One hour. That’s how long it takes to walk from Manhattan to Brooklyn. Or Brooklyn to Manhattan, depending on which side of the Brooklyn Bridge you stand. We were on the Manhattan side, at City Hall, ready to make the 1,825 meter trek along with hundreds of tourists who were also taking advantage of the sun. It was the first clear day in a week, and also the coldest – perfect for taking pictures.
My sister began doling out instructions on how to walk across the bridge (read: how to not piss off the locals) as we crossed Park Row. There’s always potential for you to fuck something up as a visitor in New York; it’s like you’re constantly showing up to write a test that you didn’t study for.
“Get out of the bike lane!”
And just like that, I was docked 10 points.
The designated pedestrian walkway was built above the roadway and carries about 4,000 pedestrians and 2,600 cyclists every day. I was yolo-ing a shot in the middle of it and simultaneously scanning the bridge for other places I could squeeze into for a picture when I accidentally crossed over to the dark side.
In Japan, people have an enormous amount of respect for cameras and the people behind them; they take their pictures and then graciously move aside so that you can take yours. Not in New York. My lens had already been knocked into my chest once and I was now covering it like I do my drinks at a bar.
Forget the bike lane; we need one that’s DSLR-only.
Nevertheless, it’s best to steer clear of the former. Cyclists speed down the walkway with a vengeance that is clear in its warning; move or die. And this bridge is no stranger to death.
Twenty-seven workers lost their lives during its 14-year construction, which began in 1870 . But the bridge claimed its first victim before ground even broke on the project – ironically, its creator, John A. Roebling.
The German-born engineer was surveying the Brooklyn side of the East River when a boat ran into the ferry slip where he was standing. His right foot was crushed in the accident and his toes had to be amputated. He contracted tetanus shortly after the procedure and died just 28 days later.
Roebling’s son, Washington, took over construction but he, too, faced a similar fate. He contracted what is today known as “the bends” after battling a fire that broke out of one of the caissons he had built for the workers to dig out the riverbed. The disease, which struck hundreds of employees and killed at least 5, left Washington bedridden for the next 13 years of his life.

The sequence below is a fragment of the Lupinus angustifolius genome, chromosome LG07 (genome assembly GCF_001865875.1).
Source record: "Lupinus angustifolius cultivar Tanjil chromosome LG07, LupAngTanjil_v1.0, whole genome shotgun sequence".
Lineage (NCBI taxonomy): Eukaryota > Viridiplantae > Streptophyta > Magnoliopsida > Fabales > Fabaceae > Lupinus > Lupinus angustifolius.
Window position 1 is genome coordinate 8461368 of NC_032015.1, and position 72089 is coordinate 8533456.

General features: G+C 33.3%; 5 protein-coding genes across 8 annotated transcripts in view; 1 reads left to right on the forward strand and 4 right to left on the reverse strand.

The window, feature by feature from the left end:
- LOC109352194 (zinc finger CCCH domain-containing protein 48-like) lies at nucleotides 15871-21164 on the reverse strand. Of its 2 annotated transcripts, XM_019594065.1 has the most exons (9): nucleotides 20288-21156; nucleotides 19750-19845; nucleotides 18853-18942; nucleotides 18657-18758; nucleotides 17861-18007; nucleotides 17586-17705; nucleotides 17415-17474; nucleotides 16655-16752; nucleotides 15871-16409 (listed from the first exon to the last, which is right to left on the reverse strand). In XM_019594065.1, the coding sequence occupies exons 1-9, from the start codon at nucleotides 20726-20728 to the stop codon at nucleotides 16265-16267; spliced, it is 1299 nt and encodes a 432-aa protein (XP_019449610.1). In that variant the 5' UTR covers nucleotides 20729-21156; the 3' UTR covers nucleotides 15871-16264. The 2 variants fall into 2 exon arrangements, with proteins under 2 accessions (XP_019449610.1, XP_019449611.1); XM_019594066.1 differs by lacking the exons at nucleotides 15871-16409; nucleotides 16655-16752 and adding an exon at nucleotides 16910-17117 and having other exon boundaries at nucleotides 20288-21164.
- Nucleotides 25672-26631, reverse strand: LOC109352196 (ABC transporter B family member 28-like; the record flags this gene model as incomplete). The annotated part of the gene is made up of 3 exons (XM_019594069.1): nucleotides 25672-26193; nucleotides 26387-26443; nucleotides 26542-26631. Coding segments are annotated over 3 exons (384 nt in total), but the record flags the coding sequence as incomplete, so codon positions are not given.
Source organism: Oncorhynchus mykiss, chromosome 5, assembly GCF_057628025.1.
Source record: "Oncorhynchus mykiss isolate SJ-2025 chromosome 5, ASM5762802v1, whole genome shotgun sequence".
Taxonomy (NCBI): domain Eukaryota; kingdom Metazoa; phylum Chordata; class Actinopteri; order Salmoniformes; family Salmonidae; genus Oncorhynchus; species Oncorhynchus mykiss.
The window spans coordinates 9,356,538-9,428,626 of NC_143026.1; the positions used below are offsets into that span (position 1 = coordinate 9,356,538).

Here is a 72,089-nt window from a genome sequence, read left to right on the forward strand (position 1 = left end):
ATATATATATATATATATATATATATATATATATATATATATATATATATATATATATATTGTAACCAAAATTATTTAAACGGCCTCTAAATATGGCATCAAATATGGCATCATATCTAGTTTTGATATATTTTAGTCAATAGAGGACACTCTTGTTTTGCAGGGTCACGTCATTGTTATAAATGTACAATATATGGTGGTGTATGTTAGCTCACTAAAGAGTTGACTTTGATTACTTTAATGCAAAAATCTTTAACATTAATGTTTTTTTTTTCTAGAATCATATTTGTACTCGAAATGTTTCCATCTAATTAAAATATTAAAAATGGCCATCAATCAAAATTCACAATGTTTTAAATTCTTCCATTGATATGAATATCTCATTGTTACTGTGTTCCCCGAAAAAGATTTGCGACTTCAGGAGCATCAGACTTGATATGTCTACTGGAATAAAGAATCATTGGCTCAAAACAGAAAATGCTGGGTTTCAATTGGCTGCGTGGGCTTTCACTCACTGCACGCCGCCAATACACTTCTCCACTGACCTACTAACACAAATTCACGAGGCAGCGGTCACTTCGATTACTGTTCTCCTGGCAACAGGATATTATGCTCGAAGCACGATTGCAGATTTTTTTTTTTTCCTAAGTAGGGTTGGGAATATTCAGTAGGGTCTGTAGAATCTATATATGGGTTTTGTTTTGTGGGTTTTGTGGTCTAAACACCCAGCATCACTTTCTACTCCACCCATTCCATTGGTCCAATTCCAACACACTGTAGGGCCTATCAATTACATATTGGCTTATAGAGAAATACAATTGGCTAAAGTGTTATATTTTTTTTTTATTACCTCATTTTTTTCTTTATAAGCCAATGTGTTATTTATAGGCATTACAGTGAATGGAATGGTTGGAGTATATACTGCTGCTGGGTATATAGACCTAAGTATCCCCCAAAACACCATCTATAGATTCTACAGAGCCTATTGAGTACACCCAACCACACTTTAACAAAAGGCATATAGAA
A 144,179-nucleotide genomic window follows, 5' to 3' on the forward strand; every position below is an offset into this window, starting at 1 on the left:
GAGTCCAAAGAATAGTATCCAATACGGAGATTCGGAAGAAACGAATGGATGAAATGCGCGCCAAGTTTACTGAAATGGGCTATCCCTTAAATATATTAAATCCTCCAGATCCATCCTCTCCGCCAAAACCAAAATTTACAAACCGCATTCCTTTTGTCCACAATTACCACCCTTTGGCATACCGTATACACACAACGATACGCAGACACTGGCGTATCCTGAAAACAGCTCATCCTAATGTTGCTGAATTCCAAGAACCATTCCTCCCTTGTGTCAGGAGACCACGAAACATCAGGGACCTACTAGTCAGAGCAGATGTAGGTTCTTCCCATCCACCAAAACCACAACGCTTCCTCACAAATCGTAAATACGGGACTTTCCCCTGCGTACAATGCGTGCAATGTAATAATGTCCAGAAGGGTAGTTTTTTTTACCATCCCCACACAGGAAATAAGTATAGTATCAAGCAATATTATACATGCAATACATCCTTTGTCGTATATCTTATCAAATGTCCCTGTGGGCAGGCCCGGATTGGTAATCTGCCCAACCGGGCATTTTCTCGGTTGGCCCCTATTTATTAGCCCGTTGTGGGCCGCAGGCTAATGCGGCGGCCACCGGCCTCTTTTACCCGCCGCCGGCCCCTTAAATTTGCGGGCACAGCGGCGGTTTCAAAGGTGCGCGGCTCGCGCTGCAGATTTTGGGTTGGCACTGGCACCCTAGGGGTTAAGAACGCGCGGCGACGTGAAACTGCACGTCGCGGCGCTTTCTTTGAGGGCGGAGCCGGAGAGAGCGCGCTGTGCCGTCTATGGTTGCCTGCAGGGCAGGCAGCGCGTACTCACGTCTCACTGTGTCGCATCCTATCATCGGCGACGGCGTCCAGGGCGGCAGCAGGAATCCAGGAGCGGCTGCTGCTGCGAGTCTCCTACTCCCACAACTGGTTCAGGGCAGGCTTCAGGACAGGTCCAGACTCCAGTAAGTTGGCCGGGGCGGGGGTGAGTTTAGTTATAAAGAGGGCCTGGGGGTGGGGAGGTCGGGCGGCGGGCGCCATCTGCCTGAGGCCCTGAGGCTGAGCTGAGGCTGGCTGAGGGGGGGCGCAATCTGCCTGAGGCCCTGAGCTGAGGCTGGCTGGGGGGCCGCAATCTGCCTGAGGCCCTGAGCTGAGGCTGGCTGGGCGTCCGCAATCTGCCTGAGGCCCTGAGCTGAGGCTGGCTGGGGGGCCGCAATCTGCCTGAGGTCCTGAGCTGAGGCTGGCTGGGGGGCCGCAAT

He continued to oversee construction from his home in Brooklyn, where he also battled a morphine addiction. His wife, Emily, carried his notes to and from the workers on the bridge and eventually became an engineer in her own right.
Emily became the first person to cross the bridge when it opened on May 24, 1883. But even then, the deaths didn’t stop.
On Memorial Day of the same year, a woman fell down the stairs on the pedestrian walkway. As she lost her footing, another woman screamed and the people on the bridge broke out in a panic thinking the bridge was about to collapse. In the ensuing stampede, 12 people were trampled to death.
A year later, Robert E. Odlum became the first person to die from jumping off the bridge, in a safety demonstration gone wrong.
But not all the stories about the Brooklyn Bridge are tragic ones. They’re as weird and wonderful as New York City itself. The tremendous developer’s debt, for example, was repaid by renting out two wine cellars underneath the Manhattan and Brooklyn sides of the bridge for $1,000 and $500, respectively.
It cost $15 million at the time to complete construction, which works out to about $3.5 billion today. One of the cellars was nicknamed “The Blue Grotto” and was decorated with frescos of vineyards in Italy, France and Spain. Unfortunately, both were closed to the public in the 1930s.
A con artist by the name of George C. Parker also sold the bridge – more than once. He set up fake offices and produced forged documents to prove that he was the owner, then convinced buyers they could make a great deal of money from controlling access to the roadway. The police had to be called several times to remove toll booths set up by the bridge’s new “owners”.
And in 2006, city workers discovered a hidden bunker in one of the masonry foundations on the Manhattan side of the bridge that dates back to the Cold War. The vault was stockpiled with water drums, medical supplies, paper blankets, drugs and 352,000 crackers.
Decades-old crackers. How yum! We munched on biltong instead as we exited on the Brooklyn side and made our way down to the park.
There, on a bench looking across the Hudson at that celebrated skyline, I scored those 10 points back.
Manhattan to Brooklyn: Take the 4,5,6 train to Brooklyn Bridge/City Hall or the J, Z train to Chambers St. The bridge is across the street from both subway stations.
Brooklyn to Manhattan: Take the A,C train to High Street-Brooklyn Bridge. Go right on Pearl Street, then left on Prospect to Washington. The entrance to the underpass is on the left.